04 August 2008

Skip Caray


Atlanta Braves. TBS. Skip Caray. The only other triumvirate of baseball team, network and announcer in the same league would have been the Chicago Cubs, WGN and Skip's dad, Harry Caray. An entire generation was born, came of age and begat a new generation while Skip called the Braves's games. I never met the guy, and I don't have any more connection to him than any other viewer.

I learned from watching and listening to various people over the years about the value of baseball. I learned from Pete Rose the importance of playing hard every time out; from Cal Ripken, Jr. the value of just going out at all; from Joe Torre the reminder that it's "just a game" and from Field of Dreams how it's more than that. And from Skip Caray I learned that it's entirely okay to watch a baseball game and talk about movies.

I don't mean this in a disparaging way, but whenever I think of Skip Caray, I think of a guy who spent more time talking about what movies were on TV in the hotel room after the game the night before than about the game going on now. I always wanted him to publish a movie review guide. In no other sport is this even acceptable from a commentator. Imagine John Madden discussing anything other than football for a moment. That guy could be in a conference with his doctor, finding out that an alien has deposited its eggs inside him, and I think he'd have a hard time discussing it because it's not "Football!" In baseball, though, because of the pace of the games and the length of the season, you can be forgiven for not talking about the game ad nauseum.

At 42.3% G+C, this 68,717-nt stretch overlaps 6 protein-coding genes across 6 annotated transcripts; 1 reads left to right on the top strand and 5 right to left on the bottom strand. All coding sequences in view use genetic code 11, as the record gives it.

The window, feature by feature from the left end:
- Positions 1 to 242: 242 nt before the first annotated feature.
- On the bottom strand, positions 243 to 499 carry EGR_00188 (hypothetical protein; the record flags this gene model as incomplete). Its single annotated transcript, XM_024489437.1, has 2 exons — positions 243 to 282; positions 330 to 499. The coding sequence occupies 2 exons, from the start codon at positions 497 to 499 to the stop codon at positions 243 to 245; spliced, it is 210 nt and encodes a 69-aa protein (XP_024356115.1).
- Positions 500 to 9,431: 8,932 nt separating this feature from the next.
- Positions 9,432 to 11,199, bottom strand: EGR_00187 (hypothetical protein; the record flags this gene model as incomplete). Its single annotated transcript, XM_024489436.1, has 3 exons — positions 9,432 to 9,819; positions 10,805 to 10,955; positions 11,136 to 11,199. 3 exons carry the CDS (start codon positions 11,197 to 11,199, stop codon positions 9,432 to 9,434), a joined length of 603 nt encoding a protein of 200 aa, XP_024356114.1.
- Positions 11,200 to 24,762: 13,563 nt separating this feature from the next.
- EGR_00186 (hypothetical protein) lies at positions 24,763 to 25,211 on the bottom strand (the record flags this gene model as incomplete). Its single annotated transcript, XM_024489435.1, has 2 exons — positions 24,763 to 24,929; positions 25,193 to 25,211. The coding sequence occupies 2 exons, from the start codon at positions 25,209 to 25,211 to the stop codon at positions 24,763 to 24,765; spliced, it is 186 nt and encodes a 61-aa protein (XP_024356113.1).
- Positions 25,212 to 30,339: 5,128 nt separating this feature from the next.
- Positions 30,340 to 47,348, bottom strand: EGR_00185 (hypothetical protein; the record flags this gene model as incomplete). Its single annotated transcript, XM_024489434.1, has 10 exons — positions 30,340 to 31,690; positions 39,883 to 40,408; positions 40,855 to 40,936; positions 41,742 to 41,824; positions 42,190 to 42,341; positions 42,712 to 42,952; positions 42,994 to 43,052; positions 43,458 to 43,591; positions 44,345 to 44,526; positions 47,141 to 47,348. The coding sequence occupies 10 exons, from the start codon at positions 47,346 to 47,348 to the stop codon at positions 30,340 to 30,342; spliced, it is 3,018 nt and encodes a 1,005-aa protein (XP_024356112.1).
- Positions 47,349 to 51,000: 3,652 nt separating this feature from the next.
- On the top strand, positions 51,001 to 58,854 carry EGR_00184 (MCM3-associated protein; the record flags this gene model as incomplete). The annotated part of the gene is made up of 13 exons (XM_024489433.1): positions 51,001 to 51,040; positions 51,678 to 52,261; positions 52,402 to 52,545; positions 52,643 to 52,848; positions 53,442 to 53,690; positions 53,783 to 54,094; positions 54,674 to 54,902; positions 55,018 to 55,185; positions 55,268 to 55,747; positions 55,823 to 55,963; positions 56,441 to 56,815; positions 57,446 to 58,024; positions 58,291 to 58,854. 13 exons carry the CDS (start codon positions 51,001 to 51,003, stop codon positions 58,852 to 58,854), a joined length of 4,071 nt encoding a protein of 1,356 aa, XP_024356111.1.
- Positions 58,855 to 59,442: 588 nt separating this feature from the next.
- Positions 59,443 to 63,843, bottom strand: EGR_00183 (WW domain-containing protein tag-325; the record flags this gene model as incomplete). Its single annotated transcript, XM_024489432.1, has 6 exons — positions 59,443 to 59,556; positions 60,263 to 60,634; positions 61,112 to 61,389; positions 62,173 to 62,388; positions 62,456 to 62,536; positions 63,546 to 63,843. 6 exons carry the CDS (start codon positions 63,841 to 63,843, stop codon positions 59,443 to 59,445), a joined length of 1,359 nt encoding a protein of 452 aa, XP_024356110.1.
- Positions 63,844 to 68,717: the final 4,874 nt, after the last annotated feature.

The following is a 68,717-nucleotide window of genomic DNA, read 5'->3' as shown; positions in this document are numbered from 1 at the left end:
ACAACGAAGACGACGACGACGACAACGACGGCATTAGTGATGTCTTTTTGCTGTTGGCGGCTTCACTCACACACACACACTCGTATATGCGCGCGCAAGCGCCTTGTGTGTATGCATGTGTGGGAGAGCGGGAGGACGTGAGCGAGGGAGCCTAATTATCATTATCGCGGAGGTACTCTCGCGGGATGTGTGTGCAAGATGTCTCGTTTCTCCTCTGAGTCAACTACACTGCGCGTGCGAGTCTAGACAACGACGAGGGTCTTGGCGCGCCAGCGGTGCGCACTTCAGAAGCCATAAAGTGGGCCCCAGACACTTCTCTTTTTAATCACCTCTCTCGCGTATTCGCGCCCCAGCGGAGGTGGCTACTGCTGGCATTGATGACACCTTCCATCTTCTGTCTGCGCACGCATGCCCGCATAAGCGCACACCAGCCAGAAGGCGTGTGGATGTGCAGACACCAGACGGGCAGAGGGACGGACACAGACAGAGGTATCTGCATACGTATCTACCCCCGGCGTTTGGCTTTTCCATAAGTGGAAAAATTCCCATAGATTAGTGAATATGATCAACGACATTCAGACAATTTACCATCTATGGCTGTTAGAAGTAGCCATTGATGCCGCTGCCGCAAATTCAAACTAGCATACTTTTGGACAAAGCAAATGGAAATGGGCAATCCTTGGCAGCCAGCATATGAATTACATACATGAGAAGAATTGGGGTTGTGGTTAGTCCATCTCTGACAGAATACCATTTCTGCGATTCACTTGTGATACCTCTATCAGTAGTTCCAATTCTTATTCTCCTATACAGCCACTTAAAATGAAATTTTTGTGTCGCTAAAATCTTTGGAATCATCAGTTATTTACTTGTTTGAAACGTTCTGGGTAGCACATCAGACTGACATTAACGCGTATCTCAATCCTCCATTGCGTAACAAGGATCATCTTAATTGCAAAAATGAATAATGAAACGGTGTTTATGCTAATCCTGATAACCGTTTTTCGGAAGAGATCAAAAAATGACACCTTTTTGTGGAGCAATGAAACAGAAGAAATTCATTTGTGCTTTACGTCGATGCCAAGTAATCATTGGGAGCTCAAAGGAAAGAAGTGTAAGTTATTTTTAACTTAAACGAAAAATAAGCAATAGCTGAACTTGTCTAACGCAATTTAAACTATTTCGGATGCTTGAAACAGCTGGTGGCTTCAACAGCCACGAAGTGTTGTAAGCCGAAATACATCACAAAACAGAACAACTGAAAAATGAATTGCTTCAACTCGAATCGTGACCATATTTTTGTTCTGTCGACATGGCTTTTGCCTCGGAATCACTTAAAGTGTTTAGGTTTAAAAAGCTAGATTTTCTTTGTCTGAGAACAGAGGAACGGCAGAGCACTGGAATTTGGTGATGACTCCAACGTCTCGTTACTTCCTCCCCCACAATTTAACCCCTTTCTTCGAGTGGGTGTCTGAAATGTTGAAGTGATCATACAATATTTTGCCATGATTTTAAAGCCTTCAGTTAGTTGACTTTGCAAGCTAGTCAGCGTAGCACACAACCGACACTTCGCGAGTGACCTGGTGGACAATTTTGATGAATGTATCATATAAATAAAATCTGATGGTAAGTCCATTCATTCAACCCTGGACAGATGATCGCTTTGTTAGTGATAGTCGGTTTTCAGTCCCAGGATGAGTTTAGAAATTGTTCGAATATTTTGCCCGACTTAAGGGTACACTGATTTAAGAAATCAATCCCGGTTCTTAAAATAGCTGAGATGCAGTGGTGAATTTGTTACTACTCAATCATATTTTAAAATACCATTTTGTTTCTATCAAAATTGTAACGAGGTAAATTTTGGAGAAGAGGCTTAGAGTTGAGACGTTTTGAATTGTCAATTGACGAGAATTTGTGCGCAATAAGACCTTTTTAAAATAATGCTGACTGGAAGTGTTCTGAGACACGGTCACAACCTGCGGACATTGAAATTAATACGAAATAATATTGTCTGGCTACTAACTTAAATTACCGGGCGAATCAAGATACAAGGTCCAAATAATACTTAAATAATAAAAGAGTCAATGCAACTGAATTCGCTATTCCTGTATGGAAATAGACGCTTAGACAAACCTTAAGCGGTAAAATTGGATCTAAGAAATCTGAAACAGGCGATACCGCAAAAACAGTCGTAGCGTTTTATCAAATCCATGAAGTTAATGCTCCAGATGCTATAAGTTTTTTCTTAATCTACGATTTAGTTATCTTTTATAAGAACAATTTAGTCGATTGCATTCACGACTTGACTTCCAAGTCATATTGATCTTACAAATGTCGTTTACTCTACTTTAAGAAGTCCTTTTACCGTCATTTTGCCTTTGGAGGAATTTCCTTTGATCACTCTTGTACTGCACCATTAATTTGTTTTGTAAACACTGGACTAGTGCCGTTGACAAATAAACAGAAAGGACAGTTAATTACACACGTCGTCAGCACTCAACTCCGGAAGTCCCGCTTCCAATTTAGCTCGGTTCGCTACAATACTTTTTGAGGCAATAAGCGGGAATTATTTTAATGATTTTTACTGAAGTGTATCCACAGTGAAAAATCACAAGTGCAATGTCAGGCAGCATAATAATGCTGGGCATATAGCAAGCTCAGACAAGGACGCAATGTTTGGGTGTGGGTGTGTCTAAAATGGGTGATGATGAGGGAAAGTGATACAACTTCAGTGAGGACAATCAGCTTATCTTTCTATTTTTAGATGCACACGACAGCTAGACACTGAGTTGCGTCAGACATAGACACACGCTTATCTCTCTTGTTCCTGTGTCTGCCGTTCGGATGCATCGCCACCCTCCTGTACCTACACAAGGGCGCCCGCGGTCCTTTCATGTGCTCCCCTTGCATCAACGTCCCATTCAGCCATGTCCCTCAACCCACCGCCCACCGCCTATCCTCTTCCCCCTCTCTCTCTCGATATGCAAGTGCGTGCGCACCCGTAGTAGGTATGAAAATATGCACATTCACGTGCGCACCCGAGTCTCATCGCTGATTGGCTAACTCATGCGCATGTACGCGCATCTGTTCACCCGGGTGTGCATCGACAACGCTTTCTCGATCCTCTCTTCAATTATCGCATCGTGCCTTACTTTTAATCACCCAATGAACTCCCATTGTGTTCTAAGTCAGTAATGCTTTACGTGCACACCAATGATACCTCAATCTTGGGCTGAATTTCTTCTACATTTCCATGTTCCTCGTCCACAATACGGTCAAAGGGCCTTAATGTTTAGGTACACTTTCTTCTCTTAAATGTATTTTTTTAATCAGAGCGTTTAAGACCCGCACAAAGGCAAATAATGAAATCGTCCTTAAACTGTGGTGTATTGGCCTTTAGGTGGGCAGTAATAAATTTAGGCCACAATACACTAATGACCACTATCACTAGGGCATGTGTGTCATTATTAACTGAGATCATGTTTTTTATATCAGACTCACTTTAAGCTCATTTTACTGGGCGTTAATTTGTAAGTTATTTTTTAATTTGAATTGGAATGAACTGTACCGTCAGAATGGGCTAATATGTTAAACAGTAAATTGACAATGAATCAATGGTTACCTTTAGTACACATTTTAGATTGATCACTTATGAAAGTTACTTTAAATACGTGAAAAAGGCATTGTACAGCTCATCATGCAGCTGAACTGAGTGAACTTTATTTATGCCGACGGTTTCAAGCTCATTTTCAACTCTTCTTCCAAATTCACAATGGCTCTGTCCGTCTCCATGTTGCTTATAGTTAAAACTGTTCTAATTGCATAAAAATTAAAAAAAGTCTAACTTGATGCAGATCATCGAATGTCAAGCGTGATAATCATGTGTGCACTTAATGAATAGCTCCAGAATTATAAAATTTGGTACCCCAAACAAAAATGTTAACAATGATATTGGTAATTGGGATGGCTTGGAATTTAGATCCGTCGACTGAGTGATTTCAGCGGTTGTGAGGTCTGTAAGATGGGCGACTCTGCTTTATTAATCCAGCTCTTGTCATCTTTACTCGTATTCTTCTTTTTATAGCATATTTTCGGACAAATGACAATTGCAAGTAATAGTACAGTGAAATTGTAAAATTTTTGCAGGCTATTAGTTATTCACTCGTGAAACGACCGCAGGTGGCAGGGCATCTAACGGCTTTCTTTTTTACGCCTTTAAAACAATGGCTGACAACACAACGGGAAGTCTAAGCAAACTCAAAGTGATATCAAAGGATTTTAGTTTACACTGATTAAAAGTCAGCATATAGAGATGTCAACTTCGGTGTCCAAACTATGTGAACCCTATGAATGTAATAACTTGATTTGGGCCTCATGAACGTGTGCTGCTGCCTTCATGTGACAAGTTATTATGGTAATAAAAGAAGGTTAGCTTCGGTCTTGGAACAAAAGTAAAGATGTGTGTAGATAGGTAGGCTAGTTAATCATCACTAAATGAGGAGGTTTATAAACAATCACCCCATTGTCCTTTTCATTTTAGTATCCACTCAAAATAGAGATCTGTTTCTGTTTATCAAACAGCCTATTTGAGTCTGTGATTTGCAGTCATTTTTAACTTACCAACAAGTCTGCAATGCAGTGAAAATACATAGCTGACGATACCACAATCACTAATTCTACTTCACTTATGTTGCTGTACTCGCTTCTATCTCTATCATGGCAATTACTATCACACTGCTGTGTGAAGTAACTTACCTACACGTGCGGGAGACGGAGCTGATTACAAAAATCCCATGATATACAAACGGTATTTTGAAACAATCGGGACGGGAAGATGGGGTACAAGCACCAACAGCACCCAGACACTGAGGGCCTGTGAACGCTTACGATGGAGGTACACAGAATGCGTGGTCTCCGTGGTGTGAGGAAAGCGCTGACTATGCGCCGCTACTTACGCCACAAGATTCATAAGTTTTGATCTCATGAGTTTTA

It's thanks to Skip Caray that when I go to a ballgame, I've perfected the ability to follow along what's happening on the field while discussing something else entirely. I can't stand spectators that discuss their own things and frequently ask to find out what's going on; if all you want to do is talk, why did you spend the money to come to the ballpark? I also can't stand sitting near the guys that feel the need to discuss every single pitch of every at-bat like they're wanna-be scouts or commentators. You know these guys; they're the ones yelling, "Twenty million dollars and you can't hit an 0-1 breaking ball?" in the fourth inning. But Skip Caray, like Baby Bear, had things just right.

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